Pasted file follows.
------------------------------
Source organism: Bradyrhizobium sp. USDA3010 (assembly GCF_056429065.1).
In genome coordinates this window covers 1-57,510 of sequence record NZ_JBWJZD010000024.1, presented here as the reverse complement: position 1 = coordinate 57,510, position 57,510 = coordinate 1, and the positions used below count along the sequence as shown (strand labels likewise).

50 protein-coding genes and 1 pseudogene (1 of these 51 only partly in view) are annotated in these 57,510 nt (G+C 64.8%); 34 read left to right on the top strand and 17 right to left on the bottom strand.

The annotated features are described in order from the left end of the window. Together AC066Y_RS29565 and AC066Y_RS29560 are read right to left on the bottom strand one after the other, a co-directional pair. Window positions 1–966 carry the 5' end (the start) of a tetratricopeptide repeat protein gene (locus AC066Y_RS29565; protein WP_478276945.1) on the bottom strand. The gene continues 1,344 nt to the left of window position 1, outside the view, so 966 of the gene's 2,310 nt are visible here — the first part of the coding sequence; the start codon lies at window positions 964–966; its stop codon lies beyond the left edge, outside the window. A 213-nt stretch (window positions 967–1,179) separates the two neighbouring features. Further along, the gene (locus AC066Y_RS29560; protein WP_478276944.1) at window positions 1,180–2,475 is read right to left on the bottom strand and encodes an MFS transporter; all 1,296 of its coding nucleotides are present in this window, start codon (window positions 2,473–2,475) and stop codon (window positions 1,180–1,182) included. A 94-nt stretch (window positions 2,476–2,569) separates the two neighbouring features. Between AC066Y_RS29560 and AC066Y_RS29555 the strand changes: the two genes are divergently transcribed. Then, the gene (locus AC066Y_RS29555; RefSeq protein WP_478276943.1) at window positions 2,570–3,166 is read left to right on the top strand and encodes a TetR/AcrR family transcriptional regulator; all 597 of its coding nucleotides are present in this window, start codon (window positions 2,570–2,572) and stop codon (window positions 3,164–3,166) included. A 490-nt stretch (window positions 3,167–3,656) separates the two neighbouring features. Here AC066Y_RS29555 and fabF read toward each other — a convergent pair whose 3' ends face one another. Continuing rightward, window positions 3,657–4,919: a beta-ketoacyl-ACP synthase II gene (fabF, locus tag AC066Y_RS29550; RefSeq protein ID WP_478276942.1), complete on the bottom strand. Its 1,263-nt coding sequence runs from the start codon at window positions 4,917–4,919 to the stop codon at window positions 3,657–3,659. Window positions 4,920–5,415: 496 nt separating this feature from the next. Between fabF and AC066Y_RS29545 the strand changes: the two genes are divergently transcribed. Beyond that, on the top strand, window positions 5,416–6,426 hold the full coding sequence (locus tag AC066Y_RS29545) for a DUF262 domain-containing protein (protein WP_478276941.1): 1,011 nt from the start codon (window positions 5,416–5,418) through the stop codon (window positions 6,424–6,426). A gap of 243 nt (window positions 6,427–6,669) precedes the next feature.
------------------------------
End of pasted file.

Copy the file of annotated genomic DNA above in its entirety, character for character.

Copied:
Source organism: Bradyrhizobium sp. USDA3010 (assembly GCF_056429065.1).
In genome coordinates this window covers 1-57,510 of sequence record NZ_JBWJZD010000024.1, presented here as the reverse complement: position 1 = coordinate 57,510, position 57,510 = coordinate 1, and the positions used below count along the sequence as shown (strand labels likewise).

50 protein-coding genes and 1 pseudogene (1 of these 51 only partly in view) are annotated in these 57,510 nt (G+C 64.8%); 34 read left to right on the top strand and 17 right to left on the bottom strand.

The annotated features are described in order from the left end of the window. Together AC066Y_RS29565 and AC066Y_RS29560 are read right to left on the bottom strand one after the other, a co-directional pair. Window positions 1–966 carry the 5' end (the start) of a tetratricopeptide repeat protein gene (locus AC066Y_RS29565; protein WP_478276945.1) on the bottom strand. The gene continues 1,344 nt to the left of window position 1, outside the view, so 966 of the gene's 2,310 nt are visible here — the first part of the coding sequence; the start codon lies at window positions 964–966; its stop codon lies beyond the left edge, outside the window. A 213-nt stretch (window positions 967–1,179) separates the two neighbouring features. Further along, the gene (locus AC066Y_RS29560; protein WP_478276944.1) at window positions 1,180–2,475 is read right to left on the bottom strand and encodes an MFS transporter; all 1,296 of its coding nucleotides are present in this window, start codon (window positions 2,473–2,475) and stop codon (window positions 1,180–1,182) included. A 94-nt stretch (window positions 2,476–2,569) separates the two neighbouring features. Between AC066Y_RS29560 and AC066Y_RS29555 the strand changes: the two genes are divergently transcribed. Then, the gene (locus AC066Y_RS29555; RefSeq protein WP_478276943.1) at window positions 2,570–3,166 is read left to right on the top strand and encodes a TetR/AcrR family transcriptional regulator; all 597 of its coding nucleotides are present in this window, start codon (window positions 2,570–2,572) and stop codon (window positions 3,164–3,166) included. A 490-nt stretch (window positions 3,167–3,656) separates the two neighbouring features. Here AC066Y_RS29555 and fabF read toward each other — a convergent pair whose 3' ends face one another. Continuing rightward, window positions 3,657–4,919: a beta-ketoacyl-ACP synthase II gene (fabF, locus tag AC066Y_RS29550; RefSeq protein ID WP_478276942.1), complete on the bottom strand. Its 1,263-nt coding sequence runs from the start codon at window positions 4,917–4,919 to the stop codon at window positions 3,657–3,659. Window positions 4,920–5,415: 496 nt separating this feature from the next. Between fabF and AC066Y_RS29545 the strand changes: the two genes are divergently transcribed. Beyond that, on the top strand, window positions 5,416–6,426 hold the full coding sequence (locus tag AC066Y_RS29545) for a DUF262 domain-containing protein (protein WP_478276941.1): 1,011 nt from the start codon (window positions 5,416–5,418) through the stop codon (window positions 6,424–6,426). A gap of 243 nt (window positions 6,427–6,669) precedes the next feature.